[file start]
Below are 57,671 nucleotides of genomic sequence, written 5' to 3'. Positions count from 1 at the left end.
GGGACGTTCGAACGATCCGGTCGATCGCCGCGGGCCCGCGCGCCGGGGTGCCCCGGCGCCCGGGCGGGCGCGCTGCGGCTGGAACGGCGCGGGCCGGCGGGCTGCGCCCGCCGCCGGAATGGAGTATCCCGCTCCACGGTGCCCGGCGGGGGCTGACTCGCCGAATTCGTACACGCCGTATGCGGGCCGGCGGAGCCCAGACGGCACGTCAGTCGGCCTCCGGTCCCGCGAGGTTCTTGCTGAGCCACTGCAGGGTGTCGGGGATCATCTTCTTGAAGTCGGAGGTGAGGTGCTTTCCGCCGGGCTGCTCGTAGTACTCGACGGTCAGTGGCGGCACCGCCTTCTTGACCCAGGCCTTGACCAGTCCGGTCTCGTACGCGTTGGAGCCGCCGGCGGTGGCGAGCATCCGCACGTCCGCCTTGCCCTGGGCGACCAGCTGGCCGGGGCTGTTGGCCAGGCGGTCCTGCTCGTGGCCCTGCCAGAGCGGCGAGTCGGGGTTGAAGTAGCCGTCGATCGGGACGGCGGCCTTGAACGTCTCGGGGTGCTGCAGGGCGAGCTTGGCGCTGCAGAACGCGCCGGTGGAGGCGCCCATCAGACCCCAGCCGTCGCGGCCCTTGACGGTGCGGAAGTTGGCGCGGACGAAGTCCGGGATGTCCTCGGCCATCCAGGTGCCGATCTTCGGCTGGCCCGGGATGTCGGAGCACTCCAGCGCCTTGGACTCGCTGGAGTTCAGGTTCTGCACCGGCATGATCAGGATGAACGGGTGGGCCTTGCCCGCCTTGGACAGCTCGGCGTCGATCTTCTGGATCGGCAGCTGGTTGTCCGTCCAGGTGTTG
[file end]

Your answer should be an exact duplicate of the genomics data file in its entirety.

Below are 57,671 nucleotides of genomic sequence, written 5' to 3'. Positions count from 1 at the left end.
GGGACGTTCGAACGATCCGGTCGATCGCCGCGGGCCCGCGCGCCGGGGTGCCCCGGCGCCCGGGCGGGCGCGCTGCGGCTGGAACGGCGCGGGCCGGCGGGCTGCGCCCGCCGCCGGAATGGAGTATCCCGCTCCACGGTGCCCGGCGGGGGCTGACTCGCCGAATTCGTACACGCCGTATGCGGGCCGGCGGAGCCCAGACGGCACGTCAGTCGGCCTCCGGTCCCGCGAGGTTCTTGCTGAGCCACTGCAGGGTGTCGGGGATCATCTTCTTGAAGTCGGAGGTGAGGTGCTTTCCGCCGGGCTGCTCGTAGTACTCGACGGTCAGTGGCGGCACCGCCTTCTTGACCCAGGCCTTGACCAGTCCGGTCTCGTACGCGTTGGAGCCGCCGGCGGTGGCGAGCATCCGCACGTCCGCCTTGCCCTGGGCGACCAGCTGGCCGGGGCTGTTGGCCAGGCGGTCCTGCTCGTGGCCCTGCCAGAGCGGCGAGTCGGGGTTGAAGTAGCCGTCGATCGGGACGGCGGCCTTGAACGTCTCGGGGTGCTGCAGGGCGAGCTTGGCGCTGCAGAACGCGCCGGTGGAGGCGCCCATCAGACCCCAGCCGTCGCGGCCCTTGACGGTGCGGAAGTTGGCGCGGACGAAGTCCGGGATGTCCTCGGCCATCCAGGTGCCGATCTTCGGCTGGCCCGGGATGTCGGAGCACTCCAGCGCCTTGGACTCGCTGGAGTTCAGGTTCTGCACCGGCATGATCAGGATGAACGGGTGGGCCTTGCCCGCCTTGGACAGCTCGGCGTCGATCTTCTGGATCGGCAGCTGGTTGTCCGTCCAGGTGTTG